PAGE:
By the mid-1960s The Beatles were a worldwide phenomenon. They had travelled to America, started Beatlemania, and become the highest-selling and highest-paid rock band at the time.
This incredible amount of fame had some dreadful effects on the band, however. And John Lennon was quick to lash out about it with a song.
In just a few days, on July 10, 2022, it will be the 58th anniversary of the release of The Beatles’ song “I’ll Cry Instead”.
I’ll Cry Instead was included on the band’s third studio album, A Hard Day’s Night – the record released in tandem with the band’s film of the same name.
The relatively upbeat pop track seems quite happy at first, but it really acts as a window into the loss of freedom Lennon felt throughout his 20s.
He was once quoted as saying: “The price of fame is not being able to go to the Phil [a pub] for a quiet pint.”
And I’ll Cry Instead’s lyrics include some extremely sombre notes in this theme.
Lennon penned one line: “I’ve got a chip on my shoulder that’s bigger than my feet / I can’t talk to people that I meet / If I could see you now, I’d try to make you sad somehow / But I can’t, so I’ll cry instead.”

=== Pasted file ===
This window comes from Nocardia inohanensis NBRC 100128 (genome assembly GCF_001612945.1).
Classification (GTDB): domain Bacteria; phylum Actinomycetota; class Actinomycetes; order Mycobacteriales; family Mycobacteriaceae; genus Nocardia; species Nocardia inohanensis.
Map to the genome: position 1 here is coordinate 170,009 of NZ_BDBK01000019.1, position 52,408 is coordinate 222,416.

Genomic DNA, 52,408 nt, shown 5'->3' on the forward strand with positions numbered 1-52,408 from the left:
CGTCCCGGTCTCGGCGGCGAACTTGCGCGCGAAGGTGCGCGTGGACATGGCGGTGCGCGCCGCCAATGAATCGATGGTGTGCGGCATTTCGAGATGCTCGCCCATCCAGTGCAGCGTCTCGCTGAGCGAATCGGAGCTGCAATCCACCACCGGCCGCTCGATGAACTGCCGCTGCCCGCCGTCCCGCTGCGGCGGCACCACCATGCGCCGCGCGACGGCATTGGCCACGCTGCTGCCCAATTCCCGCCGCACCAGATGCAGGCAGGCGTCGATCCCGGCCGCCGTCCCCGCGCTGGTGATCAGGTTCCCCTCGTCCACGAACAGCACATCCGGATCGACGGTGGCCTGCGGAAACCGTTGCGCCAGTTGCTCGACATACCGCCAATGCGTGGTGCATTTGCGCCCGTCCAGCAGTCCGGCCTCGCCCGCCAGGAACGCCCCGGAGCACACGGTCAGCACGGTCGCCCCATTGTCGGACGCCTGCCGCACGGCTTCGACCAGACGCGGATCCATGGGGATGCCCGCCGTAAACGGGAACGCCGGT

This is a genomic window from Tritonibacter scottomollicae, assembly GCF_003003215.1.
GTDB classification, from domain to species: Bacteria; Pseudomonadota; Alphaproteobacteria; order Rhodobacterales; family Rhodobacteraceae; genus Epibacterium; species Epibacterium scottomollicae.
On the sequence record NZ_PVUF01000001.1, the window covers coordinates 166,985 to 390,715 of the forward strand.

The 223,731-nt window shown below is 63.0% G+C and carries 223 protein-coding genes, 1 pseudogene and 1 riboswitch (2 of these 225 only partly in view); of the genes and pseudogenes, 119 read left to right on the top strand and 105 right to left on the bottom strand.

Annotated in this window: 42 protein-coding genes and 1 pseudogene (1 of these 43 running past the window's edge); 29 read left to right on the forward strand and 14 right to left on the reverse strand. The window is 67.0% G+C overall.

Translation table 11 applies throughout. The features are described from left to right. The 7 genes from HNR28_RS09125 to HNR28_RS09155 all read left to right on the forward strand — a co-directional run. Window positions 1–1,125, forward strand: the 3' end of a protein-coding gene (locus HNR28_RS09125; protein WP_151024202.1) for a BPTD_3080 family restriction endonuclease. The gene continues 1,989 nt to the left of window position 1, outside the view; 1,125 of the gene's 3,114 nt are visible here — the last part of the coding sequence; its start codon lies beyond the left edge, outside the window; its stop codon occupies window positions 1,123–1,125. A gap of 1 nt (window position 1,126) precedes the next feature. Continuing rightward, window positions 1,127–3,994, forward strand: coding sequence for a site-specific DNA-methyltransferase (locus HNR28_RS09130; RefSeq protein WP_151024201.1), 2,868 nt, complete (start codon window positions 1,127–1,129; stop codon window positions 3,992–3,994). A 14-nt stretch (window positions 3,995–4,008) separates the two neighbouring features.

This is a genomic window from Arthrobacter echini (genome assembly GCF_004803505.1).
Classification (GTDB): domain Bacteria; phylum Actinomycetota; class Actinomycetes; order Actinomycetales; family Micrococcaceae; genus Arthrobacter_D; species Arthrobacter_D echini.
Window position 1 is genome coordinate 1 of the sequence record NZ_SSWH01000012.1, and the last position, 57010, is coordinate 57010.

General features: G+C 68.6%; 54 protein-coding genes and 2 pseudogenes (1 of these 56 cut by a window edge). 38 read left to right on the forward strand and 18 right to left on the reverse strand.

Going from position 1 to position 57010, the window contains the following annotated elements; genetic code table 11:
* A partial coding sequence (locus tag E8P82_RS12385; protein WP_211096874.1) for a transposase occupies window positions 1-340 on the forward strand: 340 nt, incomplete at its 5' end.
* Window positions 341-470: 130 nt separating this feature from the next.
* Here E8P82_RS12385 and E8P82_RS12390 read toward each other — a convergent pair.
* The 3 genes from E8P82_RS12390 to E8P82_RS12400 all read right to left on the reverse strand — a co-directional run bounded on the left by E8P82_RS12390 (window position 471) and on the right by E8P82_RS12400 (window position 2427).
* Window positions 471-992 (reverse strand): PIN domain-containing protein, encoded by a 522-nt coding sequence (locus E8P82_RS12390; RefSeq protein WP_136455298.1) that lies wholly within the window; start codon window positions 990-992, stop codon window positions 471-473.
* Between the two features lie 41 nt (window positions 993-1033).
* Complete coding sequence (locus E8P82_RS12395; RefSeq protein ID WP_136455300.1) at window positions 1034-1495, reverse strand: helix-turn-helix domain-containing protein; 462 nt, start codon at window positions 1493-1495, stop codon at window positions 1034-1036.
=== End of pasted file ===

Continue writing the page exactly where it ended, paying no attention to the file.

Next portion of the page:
He followed this up with: “Don’t wanna cry when there’s people there / I get shy when they start to stare / I’m gonna hide myself away / But I’ll come back again someday.”
While the track seems like a pained look at Lennon’s frustration, Paul McCartney had a different idea.
He posited that the song was actually an insight into his feelings of being “trapped by his marriage”.
Just a few years after the song was written and released, however, Lennon found some solace in someone new in his life: Yoko Ono.
Lennon began a relationship with the Japanese artist behind Cynthia’s back. Before long, they were involved in a passionate love affair.
In 1968, Lennon divorced Cynthia. The following year, on March 20, 1969, Lennon married Ono. They were together until Lennon was murdered on December 8, 1980.
On the other hand, Cynthia had her own thoughts about Lennon’s lyrics in I’ll Cry Instead.
Cynthia recalled the song was directly inspired by Lennon’s feelings of being trapped.
She said: “It reflects the frustration he felt at that time. He was the idol of millions, but the freedom and fun of the early days had gone.”
While the song has become a staple in The Beatles’ repertoire, it was not overly popular.
It peaked at number 16 in the Canadian singles charts, while it faltered at number 25 in the US BillBoard Hot 100.